Netanyahu coalition under strain after standoff with US over Gaza vote

FILE PHOTO: Israeli Prime Minister Benjamin Netanyahu addresses the Conference of Presidents of Major American Jewish Organizations, amid the ongoing conflict between Israel and the Palestinian Islamist group Hamas, in Jerusalem, February 18, 2024. REUTER

JERUSALEM (Reuters) — Israeli Prime Minister Benjamin Netanyahu faced growing strains on his divided coalition on Tuesday after an angry standoff with Washington worsened disagreements over proposals to draft ultra-Orthodox Jews into the military.

Israeli media reported that a cabinet meeting to discuss the planned changes to the conscription law had been called off, with only days left before the government has to present proposals to the Supreme Court. Asked about the reports, a Netanyahu aide said a cabinet session had yet to be scheduled.

The hold-up came a day after Netanyahu’s fraught relations with U.S. President Joe Biden broke down over Washington’s decision not to veto a U.N. Security Council resolution seeking an immediate ceasefire in Gaza.

Amid growing international pressure for a halt to the fighting and a stop to Israeli plans to launch a ground assault on the southern Gaza city of Rafah, Netanyahu cancelled a scheduled visit to Washington by two of his most senior aides who were due to hear U.S. ideas about operational alternatives.

The open show of defiance towards Israel’s strongest ally was welcomed by his religious-nationalist coalition partners but implicitly criticised by centrist former Defence Minister Benny Gantz, who joined the war cabinet last year and who said the delegation should go to Washington.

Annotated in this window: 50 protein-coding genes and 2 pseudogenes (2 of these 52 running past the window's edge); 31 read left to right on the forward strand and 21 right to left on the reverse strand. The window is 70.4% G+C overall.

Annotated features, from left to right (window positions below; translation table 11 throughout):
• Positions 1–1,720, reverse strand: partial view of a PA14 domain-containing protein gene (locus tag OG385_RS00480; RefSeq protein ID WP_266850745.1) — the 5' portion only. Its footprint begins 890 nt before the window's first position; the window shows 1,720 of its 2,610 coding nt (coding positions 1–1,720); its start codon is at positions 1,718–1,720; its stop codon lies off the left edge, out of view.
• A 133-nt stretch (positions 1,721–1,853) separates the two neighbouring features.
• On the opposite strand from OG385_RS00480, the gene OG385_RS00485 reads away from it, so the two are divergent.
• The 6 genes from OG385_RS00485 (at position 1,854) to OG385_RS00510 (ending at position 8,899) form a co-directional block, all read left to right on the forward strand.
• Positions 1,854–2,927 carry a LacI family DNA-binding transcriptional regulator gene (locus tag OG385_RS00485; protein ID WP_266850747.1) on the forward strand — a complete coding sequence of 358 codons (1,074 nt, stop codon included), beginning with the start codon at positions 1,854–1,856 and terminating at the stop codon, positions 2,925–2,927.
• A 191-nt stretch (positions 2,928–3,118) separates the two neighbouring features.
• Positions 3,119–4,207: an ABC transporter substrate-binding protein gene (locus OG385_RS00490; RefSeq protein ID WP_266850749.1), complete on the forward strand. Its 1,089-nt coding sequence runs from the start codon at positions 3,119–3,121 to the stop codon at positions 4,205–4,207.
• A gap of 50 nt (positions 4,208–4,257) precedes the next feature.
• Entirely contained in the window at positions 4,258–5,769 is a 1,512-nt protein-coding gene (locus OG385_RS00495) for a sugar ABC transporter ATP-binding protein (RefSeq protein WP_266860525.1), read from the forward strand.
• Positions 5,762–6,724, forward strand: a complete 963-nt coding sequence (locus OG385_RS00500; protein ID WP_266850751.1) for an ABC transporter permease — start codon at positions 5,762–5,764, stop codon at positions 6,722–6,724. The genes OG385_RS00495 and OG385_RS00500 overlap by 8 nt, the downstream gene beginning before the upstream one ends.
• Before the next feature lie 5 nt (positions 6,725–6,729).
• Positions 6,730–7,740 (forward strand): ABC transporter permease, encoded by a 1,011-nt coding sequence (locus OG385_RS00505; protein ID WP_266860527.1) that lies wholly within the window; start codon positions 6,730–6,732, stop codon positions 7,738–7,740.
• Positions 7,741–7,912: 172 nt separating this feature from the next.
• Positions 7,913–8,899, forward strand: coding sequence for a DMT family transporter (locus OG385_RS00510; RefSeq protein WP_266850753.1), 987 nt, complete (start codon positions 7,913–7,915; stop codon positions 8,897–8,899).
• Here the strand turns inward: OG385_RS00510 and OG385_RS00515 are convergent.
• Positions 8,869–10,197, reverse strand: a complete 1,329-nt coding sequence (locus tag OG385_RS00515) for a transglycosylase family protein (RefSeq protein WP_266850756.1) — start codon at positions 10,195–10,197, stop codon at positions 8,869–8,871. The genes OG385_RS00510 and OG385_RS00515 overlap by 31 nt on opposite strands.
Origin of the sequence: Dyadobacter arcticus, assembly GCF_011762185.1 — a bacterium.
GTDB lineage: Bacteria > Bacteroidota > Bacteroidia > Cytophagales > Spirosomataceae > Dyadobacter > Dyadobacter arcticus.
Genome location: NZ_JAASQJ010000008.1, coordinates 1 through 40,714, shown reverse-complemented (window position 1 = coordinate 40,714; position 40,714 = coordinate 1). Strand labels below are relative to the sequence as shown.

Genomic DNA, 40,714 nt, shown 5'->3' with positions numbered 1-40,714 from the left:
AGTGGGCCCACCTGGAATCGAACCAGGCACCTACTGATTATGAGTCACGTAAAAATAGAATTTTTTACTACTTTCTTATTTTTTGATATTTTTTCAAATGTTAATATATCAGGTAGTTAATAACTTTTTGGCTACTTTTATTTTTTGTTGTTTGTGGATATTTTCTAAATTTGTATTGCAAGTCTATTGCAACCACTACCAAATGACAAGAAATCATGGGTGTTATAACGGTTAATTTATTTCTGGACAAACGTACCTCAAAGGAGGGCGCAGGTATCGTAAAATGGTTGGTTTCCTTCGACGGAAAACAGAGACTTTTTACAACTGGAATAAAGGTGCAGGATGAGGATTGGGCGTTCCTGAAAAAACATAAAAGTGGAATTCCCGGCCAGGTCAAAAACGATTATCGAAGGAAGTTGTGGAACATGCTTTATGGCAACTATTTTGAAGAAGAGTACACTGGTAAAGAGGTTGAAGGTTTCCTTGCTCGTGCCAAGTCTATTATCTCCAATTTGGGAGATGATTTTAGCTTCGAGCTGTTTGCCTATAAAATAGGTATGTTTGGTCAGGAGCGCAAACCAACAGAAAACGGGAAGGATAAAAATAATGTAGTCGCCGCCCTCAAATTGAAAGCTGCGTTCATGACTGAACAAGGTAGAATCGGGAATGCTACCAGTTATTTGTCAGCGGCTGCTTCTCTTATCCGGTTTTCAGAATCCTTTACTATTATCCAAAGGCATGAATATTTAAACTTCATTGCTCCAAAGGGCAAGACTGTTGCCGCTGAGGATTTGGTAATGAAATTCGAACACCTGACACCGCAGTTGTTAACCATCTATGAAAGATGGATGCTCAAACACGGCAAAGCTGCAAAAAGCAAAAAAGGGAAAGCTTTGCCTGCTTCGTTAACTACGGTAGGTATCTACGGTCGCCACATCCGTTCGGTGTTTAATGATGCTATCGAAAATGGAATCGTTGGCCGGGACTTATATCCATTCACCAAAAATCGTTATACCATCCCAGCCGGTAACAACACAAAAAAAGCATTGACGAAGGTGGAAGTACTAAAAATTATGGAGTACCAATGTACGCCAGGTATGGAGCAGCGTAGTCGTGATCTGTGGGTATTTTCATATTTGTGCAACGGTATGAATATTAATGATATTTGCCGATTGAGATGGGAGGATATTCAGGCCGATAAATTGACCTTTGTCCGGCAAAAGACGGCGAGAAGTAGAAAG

Despite plunging approval ratings for Netanyahu himself, surveys indicate the Israeli public largely supports the government’s determination to dismantle Hamas as a military force in Gaza, giving him a motivation for digging in his heels against Washington. However the divisions underscored the growing pressure on the government internationally.

The conservative Israel Hayom newspaper, normally supportive of Netanyahu, backed the decision not to send the delegation but said public support from Biden was what was needed more than anything by Israel at a time when «the legitimacy of its actions is disintegrating at frightening speed».

Netanyahu’s position remains dependent on holding together his coalition with hard-right religious nationalist parties that are resolutely opposed to any let-up in the war or any concession to international demands for a broad-based political settlement with the Palestinians.

But the conscription law, which could potentially remove exemptions keeping ultra-Orthodox Jews from serving in the military, is shaping up as a significant obstacle, highlighting a longstanding divide between secular and religious Israelis.

The proposals have sharpened divisions between allies of Defence Minister Yoav Gallant, who has been pushing for a widening of conscription laws, and the ultra-Orthodox parties in the coalition who want the exemptions to remain.


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